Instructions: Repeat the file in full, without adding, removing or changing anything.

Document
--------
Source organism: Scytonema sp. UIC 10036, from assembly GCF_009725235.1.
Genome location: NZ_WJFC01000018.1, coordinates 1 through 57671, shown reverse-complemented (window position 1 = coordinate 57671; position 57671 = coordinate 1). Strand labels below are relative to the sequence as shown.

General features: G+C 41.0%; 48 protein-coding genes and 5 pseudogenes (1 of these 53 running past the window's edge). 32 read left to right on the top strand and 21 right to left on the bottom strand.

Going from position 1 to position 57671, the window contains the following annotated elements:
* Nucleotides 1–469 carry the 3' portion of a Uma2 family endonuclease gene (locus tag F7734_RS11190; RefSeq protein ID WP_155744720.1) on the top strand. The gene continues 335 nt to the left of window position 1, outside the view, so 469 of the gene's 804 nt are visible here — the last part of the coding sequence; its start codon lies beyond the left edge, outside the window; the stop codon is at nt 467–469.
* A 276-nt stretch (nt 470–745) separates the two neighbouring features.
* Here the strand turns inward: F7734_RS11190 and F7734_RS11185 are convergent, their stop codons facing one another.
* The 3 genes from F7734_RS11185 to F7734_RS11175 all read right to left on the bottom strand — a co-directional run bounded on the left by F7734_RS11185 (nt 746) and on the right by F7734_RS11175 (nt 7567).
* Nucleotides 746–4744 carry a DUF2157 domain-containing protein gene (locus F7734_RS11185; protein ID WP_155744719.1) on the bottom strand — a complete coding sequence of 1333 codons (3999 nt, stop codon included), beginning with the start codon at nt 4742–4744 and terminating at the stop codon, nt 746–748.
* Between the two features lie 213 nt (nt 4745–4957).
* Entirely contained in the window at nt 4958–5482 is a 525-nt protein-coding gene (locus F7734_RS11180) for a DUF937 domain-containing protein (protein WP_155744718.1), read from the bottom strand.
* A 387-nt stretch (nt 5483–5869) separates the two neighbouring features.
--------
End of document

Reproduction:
Source organism: Scytonema sp. UIC 10036, from assembly GCF_009725235.1.
Genome location: NZ_WJFC01000018.1, coordinates 1 through 57671, shown reverse-complemented (window position 1 = coordinate 57671; position 57671 = coordinate 1). Strand labels below are relative to the sequence as shown.

General features: G+C 41.0%; 48 protein-coding genes and 5 pseudogenes (1 of these 53 running past the window's edge). 32 read left to right on the top strand and 21 right to left on the bottom strand.

Going from position 1 to position 57671, the window contains the following annotated elements:
* Nucleotides 1–469 carry the 3' portion of a Uma2 family endonuclease gene (locus tag F7734_RS11190; RefSeq protein ID WP_155744720.1) on the top strand. The gene continues 335 nt to the left of window position 1, outside the view, so 469 of the gene's 804 nt are visible here — the last part of the coding sequence; its start codon lies beyond the left edge, outside the window; the stop codon is at nt 467–469.
* A 276-nt stretch (nt 470–745) separates the two neighbouring features.
* Here the strand turns inward: F7734_RS11190 and F7734_RS11185 are convergent, their stop codons facing one another.
* The 3 genes from F7734_RS11185 to F7734_RS11175 all read right to left on the bottom strand — a co-directional run bounded on the left by F7734_RS11185 (nt 746) and on the right by F7734_RS11175 (nt 7567).
* Nucleotides 746–4744 carry a DUF2157 domain-containing protein gene (locus F7734_RS11185; protein ID WP_155744719.1) on the bottom strand — a complete coding sequence of 1333 codons (3999 nt, stop codon included), beginning with the start codon at nt 4742–4744 and terminating at the stop codon, nt 746–748.
* Between the two features lie 213 nt (nt 4745–4957).
* Entirely contained in the window at nt 4958–5482 is a 525-nt protein-coding gene (locus F7734_RS11180) for a DUF937 domain-containing protein (protein WP_155744718.1), read from the bottom strand.
* A 387-nt stretch (nt 5483–5869) separates the two neighbouring features.